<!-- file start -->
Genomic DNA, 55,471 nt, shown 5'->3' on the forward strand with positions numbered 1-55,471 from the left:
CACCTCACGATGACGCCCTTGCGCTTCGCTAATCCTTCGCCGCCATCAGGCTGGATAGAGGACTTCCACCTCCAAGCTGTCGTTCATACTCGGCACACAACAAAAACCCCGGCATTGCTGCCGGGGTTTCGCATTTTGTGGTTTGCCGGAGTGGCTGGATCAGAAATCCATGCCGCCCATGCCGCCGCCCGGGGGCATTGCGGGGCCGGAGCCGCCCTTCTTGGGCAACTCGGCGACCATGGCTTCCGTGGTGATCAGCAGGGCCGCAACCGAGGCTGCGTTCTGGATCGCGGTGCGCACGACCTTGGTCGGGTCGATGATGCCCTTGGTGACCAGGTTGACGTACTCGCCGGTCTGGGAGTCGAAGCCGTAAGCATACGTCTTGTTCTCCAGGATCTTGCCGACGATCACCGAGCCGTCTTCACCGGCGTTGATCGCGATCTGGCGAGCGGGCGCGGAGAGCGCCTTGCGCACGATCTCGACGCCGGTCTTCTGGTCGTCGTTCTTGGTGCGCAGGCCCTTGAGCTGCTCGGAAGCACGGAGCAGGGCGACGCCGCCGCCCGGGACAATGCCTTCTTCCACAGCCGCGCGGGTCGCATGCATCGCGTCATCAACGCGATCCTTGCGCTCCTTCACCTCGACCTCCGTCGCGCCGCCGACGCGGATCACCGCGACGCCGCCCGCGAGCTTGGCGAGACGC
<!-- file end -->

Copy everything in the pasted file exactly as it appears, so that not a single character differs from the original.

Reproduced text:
Genomic DNA, 55,471 nt, shown 5'->3' on the forward strand with positions numbered 1-55,471 from the left:
CACCTCACGATGACGCCCTTGCGCTTCGCTAATCCTTCGCCGCCATCAGGCTGGATAGAGGACTTCCACCTCCAAGCTGTCGTTCATACTCGGCACACAACAAAAACCCCGGCATTGCTGCCGGGGTTTCGCATTTTGTGGTTTGCCGGAGTGGCTGGATCAGAAATCCATGCCGCCCATGCCGCCGCCCGGGGGCATTGCGGGGCCGGAGCCGCCCTTCTTGGGCAACTCGGCGACCATGGCTTCCGTGGTGATCAGCAGGGCCGCAACCGAGGCTGCGTTCTGGATCGCGGTGCGCACGACCTTGGTCGGGTCGATGATGCCCTTGGTGACCAGGTTGACGTACTCGCCGGTCTGGGAGTCGAAGCCGTAAGCATACGTCTTGTTCTCCAGGATCTTGCCGACGATCACCGAGCCGTCTTCACCGGCGTTGATCGCGATCTGGCGAGCGGGCGCGGAGAGCGCCTTGCGCACGATCTCGACGCCGGTCTTCTGGTCGTCGTTCTTGGTGCGCAGGCCCTTGAGCTGCTCGGAAGCACGGAGCAGGGCGACGCCGCCGCCCGGGACAATGCCTTCTTCCACAGCCGCGCGGGTCGCATGCATCGCGTCATCAACGCGATCCTTGCGCTCCTTCACCTCGACCTCCGTCGCGCCGCCGACGCGGATCACCGCGACGCCGCCCGCGAGCTTGGCGAGACGC